Researched and Written by Maddie Williamson, Student at the University at Exeter

For a long time, humans and animals have relied on nature to help combat the climate-based problems they have faced around the globe. Recently, however, we have begun to look at nature in a new way, to help figure out better solutions for the climate change crisis. In her talk, Audrey Wagner, the programme co-ordinator for the Nature-based Solutions Initiative, discussed how NbS can offer some new approaches to get better and faster results in mitigating and adapting to climate change.

Although NbS can help us mitigate global warming, one of the main issues is overestimation of their effects and capability. Audrey used the example of Greenhouse gas (GHG) to demonstrate this. For example, 22% of our annual GHG emissions come from the AFOLU sector and NbS can help to reduce this number. They can also go even beyond this reduction and possible help to remove the need for GHGs. Unfortunately, there have been a lot of previous misleading interpretations that exaggerated and overestimated what NbS can do for mitigating climate change.

These estimations come with many caveats (such as constraints and safeguards) that need to be applied to the current and future models. NbS have a real but limited impact on bringing down our peak warming by the middle of the century but only if we aim to decarbonise and properly implement NbS. Current estimates do not account for many other aspects such as the complexities of governance issues, lack of information about the role of marine ecosystems and most importantly, the impact of climate change itself on the biosphere.

Currently, research shows that NbS can save about 10 gigatonnes of carbon dioxide per year if NbS are maximised with the appropriate biodiversity and food security safeguards and constraints. About half of the 10 gigatonnes would be saved through avoided emissions (stopping the destruction of ecosystems, for example). The other half would come from actively storing carbon (such as improving management of working lands).

Audrey outlined the risks that can impact the potential of NbS, risks which are both biophysical and human-system. These risks are wide-ranging and include: fire, pests, temperature stress, financial failure, policy changes and economic changes. In order to work against some of these risks, biodiversity can help to build a resilience to biophysical risks, as well as interventions that are based on sound science and accurate ecological research. On the human-system side of things, good governance can help to minimise these risks.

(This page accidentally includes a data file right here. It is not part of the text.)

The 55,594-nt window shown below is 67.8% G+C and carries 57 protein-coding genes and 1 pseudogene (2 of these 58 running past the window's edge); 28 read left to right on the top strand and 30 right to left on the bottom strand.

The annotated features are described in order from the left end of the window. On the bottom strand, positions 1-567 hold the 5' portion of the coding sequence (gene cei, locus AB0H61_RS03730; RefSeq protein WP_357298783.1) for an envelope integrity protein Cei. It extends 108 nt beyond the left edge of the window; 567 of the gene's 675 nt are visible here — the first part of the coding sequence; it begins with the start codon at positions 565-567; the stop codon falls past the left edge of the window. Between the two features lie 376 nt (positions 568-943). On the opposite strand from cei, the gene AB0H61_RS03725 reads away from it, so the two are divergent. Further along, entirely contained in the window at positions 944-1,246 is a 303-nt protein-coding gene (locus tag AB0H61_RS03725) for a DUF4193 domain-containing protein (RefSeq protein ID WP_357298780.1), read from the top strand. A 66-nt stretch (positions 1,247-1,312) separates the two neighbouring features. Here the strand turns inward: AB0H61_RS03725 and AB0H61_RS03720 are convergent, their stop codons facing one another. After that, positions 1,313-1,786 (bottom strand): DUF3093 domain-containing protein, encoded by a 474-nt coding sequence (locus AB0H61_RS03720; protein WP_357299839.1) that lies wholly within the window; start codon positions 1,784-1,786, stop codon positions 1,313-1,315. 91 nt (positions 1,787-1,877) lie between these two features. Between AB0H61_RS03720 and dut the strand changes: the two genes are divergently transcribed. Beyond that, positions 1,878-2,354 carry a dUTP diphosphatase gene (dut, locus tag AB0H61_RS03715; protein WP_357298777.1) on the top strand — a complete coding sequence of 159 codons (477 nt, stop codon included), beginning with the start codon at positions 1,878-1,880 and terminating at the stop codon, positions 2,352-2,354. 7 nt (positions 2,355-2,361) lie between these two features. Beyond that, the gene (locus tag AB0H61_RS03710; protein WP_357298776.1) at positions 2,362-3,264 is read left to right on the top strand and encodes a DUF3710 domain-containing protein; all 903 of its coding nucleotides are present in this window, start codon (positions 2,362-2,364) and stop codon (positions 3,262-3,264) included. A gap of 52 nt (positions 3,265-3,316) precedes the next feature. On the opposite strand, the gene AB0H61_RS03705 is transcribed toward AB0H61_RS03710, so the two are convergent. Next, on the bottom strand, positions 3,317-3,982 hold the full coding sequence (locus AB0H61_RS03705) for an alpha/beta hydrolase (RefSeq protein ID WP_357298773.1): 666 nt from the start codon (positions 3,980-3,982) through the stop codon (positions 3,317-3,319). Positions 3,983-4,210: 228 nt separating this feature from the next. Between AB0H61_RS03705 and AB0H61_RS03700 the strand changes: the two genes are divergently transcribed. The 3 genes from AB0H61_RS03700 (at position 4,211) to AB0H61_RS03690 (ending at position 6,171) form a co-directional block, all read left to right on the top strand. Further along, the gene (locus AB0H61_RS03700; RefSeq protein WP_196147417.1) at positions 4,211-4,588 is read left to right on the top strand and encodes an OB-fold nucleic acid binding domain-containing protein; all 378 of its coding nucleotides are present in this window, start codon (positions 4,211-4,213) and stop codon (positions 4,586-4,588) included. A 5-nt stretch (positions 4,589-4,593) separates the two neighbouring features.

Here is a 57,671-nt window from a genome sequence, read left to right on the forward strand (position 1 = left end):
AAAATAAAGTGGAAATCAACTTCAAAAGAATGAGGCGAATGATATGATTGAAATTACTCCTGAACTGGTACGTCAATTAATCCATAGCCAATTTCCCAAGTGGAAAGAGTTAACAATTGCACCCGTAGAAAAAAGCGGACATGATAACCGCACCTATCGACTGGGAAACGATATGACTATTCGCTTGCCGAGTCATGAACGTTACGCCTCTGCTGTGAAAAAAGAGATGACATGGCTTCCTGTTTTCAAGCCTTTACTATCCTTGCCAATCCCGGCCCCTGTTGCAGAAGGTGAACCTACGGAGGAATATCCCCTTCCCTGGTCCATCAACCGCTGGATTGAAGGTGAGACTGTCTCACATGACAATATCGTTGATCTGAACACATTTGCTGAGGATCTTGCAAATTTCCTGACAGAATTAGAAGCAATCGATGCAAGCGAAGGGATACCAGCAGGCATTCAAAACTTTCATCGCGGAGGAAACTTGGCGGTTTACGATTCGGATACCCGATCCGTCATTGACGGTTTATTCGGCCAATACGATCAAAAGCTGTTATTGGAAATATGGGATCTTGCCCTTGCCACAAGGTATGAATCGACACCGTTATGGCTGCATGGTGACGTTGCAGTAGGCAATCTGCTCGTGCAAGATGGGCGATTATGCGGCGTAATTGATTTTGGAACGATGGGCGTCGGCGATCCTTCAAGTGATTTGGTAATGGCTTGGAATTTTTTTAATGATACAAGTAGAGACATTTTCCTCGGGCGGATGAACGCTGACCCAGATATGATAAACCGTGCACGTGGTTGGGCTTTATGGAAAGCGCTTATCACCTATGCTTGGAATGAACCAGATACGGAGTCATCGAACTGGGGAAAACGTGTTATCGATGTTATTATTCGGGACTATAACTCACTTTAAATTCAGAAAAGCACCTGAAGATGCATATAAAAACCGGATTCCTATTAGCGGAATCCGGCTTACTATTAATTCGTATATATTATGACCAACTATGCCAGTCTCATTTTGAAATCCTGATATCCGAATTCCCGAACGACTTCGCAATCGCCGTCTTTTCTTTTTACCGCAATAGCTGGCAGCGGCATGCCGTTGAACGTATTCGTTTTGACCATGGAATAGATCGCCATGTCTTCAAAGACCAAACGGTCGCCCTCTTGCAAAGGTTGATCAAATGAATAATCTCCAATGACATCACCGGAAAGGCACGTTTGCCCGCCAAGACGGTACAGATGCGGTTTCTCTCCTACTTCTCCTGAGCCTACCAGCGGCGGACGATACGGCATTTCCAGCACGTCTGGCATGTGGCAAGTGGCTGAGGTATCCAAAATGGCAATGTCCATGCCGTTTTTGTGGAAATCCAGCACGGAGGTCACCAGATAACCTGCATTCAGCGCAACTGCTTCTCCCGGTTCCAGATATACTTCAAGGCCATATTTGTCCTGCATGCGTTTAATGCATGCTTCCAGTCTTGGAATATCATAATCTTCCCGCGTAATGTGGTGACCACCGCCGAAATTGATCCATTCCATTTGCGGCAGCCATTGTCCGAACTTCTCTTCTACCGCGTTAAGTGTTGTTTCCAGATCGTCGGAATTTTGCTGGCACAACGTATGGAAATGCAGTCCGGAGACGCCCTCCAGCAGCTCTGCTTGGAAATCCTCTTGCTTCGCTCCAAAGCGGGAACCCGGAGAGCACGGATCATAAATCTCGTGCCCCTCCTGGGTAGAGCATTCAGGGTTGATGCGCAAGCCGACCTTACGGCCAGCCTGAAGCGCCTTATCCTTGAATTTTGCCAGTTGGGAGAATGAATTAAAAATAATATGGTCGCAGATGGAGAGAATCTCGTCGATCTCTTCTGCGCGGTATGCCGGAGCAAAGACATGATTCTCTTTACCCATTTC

Audrey also discussed using NbS for adaptation to help reduce the impacts of climate change. There are many ways that nature can help us to adapt to climate change, such as the reduction of floods and soil erosion, soil fertility, and slope stabilisation to name a few. There are three pathways that NbS help support climate change adaptation:

Reducing exposure: the extent to which a region, ecosystem, resource of community is impacted by an event. Adurey shared a case study of oyster breakwater reefs off the southeast coast of Bangladesh. Reefs that were restored and added blocked waves and dissipated the wave energy 0.5-1.m which led to a 54% reduction in erosion and accretion of 30cm of sediments. This accretion enabled a seaward expansion of a saltmarsh. These different interventions can affect neighbouring ecosystems positively.

Reducing sensitivity: degree to which individuals, communities, societies and ecosystems are actually affected by the climate impacts they experience. Audrey shared a case study of marine protected areas (MPAs) in Vanuatu. When terrestrial-based livelihoods were reduced due to a drought from El Niño, MPAs were temporarily opened to fishing as a source of food and income for the local communities. Thus despite still experiencing the same exposure to the climate hazard, the communities were less sensitive to its effects in terms of their food security due to implementing a MPA.

Increasing / enhancing adaptive capacity: the ability to adjust or innovate in response to changing conditions. In the Quezon province in the Philippines, there was a case study of a mangrove restoration project which aligns with the enhancing adaptive capacity pathway. It helped to enhance social capital, access of information and access to services. Participation increased the density and diversity of social ties, trust, resources and networks, which led to a greater preparedness for future shocks. There were direct benefits of restoration, for reducing exposure and sensitivity, and indirect for increasing adaptive capacity whilst almost improving ecosystem stewardship.

Audrey stressed the importance of recognising that NbS are not a substitute for decarbonisation and not an alternative to current or future technological solutions, touching on using engineered solutions as well. She explained that there are advantages and disadvantages to using both NbS and engineered solutions: when there is a lack of data for climate extremes and the economics of using NbS can be unclear, engineered solutions can provide immediate benefits, there is often more expertise and the economics can be simpler. This means that we must always look at which solution can best fit to help maximise the benefits.

NbS are always underpinned by biodiversity and in turn, support or enhance biodiversity themselves. For climate change adaptation, greater biodiversity means greater resilience and ecosystem services. For climate change mitigation, carbon sequestration is higher with more biodiversity. If we try to implement NbS for the sake of combating climate change, they must be biodiverse to work.

Check out the Oxford University nature-based solutions initiative here at:

Or, you can watch their animation on YouTube on the relationship between NbS and climate change here at: